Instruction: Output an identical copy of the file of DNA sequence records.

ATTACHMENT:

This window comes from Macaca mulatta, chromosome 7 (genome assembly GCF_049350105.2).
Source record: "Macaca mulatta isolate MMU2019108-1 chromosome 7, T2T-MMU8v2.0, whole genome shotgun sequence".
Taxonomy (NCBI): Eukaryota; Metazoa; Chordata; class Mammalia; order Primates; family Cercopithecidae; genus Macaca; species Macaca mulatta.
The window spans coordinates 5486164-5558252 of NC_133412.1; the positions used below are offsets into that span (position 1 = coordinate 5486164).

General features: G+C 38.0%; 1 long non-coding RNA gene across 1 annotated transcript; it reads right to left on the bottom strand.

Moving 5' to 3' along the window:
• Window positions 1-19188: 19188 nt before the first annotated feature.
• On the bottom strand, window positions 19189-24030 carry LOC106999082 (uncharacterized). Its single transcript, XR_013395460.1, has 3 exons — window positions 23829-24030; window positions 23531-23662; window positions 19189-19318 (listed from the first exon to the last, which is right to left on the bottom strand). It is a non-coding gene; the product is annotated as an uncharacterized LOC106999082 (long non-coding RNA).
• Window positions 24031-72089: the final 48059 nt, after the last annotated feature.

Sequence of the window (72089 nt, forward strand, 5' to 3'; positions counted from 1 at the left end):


This window comes from Macaca mulatta, chromosome 7 (genome assembly GCF_049350105.2).
Source record: "Macaca mulatta isolate MMU2019108-1 chromosome 7, T2T-MMU8v2.0, whole genome shotgun sequence".
Taxonomy (NCBI): Eukaryota; Metazoa; Chordata; class Mammalia; order Primates; family Cercopithecidae; genus Macaca; species Macaca mulatta.
The window spans coordinates 5486164-5558252 of NC_133412.1; the positions used below are offsets into that span (position 1 = coordinate 5486164).

General features: G+C 38.0%; 1 long non-coding RNA gene across 1 annotated transcript; it reads right to left on the bottom strand.

Moving 5' to 3' along the window:
• Window positions 1-19188: 19188 nt before the first annotated feature.
• On the bottom strand, window positions 19189-24030 carry LOC106999082 (uncharacterized). Its single transcript, XR_013395460.1, has 3 exons — window positions 23829-24030; window positions 23531-23662; window positions 19189-19318 (listed from the first exon to the last, which is right to left on the bottom strand). It is a non-coding gene; the product is annotated as an uncharacterized LOC106999082 (long non-coding RNA).
• Window positions 24031-72089: the final 48059 nt, after the last annotated feature.

Sequence of the window (72089 nt, forward strand, 5' to 3'; positions counted from 1 at the left end):